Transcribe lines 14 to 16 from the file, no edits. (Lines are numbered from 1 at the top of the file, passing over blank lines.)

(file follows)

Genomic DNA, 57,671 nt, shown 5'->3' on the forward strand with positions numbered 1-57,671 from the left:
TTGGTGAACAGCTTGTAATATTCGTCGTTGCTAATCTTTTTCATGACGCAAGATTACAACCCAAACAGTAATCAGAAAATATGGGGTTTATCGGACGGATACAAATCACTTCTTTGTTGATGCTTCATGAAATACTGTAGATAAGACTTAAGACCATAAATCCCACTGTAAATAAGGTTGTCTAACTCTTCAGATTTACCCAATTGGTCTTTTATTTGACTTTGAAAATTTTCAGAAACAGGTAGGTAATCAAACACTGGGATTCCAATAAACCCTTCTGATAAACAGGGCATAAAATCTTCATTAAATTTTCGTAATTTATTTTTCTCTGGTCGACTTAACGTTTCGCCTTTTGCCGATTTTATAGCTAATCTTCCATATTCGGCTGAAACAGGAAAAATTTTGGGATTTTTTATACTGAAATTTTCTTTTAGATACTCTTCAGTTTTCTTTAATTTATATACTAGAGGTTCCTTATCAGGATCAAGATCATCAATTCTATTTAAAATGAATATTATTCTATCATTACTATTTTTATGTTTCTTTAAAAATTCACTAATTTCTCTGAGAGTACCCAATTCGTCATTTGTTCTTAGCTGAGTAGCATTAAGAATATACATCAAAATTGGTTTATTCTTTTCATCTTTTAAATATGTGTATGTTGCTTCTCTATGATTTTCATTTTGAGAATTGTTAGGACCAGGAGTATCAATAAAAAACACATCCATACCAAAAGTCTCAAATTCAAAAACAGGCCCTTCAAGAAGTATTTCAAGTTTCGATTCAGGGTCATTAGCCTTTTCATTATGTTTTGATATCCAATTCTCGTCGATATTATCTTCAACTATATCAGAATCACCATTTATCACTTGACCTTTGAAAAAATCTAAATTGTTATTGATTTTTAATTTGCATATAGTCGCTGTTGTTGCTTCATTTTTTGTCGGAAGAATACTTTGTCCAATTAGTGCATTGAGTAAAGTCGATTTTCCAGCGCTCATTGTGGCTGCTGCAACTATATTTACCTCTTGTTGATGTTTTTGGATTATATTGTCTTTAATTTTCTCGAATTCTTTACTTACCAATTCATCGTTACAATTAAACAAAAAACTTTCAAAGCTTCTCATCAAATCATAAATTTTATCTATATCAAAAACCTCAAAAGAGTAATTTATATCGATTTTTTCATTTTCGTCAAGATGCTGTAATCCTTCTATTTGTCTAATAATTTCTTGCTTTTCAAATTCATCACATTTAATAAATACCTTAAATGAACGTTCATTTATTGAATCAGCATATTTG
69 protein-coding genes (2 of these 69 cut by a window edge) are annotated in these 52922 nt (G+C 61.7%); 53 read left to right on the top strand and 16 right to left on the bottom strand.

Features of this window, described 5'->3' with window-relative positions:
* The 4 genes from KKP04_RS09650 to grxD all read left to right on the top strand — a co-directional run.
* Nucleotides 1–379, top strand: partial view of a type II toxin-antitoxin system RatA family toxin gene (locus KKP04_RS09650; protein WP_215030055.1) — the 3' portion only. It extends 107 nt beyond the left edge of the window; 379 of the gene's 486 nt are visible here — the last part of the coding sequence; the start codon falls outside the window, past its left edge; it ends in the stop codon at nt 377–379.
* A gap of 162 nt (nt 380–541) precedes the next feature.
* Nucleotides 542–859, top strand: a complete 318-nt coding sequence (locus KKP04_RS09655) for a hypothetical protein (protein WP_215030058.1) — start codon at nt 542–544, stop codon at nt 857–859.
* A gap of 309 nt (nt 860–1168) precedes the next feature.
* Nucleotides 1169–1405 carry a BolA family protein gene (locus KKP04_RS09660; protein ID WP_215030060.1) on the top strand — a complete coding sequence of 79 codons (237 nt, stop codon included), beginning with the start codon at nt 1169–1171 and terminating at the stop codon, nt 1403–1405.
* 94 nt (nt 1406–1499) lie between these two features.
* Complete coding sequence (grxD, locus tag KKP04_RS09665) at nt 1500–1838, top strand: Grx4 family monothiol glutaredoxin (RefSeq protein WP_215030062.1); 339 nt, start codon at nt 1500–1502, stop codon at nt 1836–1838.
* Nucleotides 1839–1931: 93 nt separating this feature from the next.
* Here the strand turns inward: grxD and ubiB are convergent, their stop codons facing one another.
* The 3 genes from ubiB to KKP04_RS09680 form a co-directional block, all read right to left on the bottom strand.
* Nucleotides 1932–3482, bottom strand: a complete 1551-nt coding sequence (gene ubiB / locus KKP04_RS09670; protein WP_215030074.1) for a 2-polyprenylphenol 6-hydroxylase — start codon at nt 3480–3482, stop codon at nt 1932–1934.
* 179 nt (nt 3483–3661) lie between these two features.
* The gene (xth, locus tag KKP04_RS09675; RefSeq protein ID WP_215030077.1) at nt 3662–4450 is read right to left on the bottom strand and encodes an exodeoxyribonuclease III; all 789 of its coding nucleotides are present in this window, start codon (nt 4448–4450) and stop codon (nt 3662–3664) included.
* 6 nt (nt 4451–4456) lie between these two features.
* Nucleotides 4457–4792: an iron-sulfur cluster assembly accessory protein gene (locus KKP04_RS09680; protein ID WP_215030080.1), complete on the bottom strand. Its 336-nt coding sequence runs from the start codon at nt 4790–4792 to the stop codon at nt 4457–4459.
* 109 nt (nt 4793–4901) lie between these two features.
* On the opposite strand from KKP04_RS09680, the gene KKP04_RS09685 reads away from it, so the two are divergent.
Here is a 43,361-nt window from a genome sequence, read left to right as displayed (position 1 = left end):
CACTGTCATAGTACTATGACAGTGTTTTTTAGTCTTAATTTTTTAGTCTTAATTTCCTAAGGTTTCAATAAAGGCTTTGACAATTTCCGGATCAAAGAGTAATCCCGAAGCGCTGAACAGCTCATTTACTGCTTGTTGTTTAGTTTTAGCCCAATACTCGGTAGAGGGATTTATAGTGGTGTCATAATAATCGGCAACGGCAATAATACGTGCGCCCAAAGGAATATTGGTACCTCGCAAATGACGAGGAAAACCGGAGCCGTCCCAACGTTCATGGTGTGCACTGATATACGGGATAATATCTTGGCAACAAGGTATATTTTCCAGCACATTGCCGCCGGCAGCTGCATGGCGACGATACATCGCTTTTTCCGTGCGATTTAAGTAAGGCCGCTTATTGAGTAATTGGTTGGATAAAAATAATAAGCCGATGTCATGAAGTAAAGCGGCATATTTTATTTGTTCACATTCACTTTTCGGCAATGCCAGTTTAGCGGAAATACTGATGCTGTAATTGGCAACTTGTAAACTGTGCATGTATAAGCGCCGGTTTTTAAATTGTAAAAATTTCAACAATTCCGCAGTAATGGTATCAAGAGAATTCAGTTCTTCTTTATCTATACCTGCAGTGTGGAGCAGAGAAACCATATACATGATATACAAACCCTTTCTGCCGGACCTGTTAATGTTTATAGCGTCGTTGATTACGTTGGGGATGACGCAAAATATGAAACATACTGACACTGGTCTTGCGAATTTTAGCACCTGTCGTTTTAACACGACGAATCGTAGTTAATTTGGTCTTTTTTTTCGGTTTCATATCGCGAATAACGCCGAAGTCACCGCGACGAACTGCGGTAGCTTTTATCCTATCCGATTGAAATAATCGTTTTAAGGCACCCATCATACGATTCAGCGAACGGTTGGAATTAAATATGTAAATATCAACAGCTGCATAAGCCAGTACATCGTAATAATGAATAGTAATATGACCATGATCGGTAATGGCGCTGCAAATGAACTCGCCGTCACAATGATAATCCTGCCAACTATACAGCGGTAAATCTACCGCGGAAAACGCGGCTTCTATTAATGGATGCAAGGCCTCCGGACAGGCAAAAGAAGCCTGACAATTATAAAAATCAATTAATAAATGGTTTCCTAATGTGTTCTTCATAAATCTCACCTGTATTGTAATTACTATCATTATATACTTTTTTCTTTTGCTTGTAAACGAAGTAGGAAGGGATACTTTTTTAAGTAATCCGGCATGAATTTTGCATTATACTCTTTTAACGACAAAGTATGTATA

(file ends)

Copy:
* Here the strand turns inward: grxD and ubiB are convergent, their stop codons facing one another.
* The 3 genes from ubiB to KKP04_RS09680 form a co-directional block, all read right to left on the bottom strand.
* Nucleotides 1932–3482, bottom strand: a complete 1551-nt coding sequence (gene ubiB / locus KKP04_RS09670; protein WP_215030074.1) for a 2-polyprenylphenol 6-hydroxylase — start codon at nt 3480–3482, stop codon at nt 1932–1934.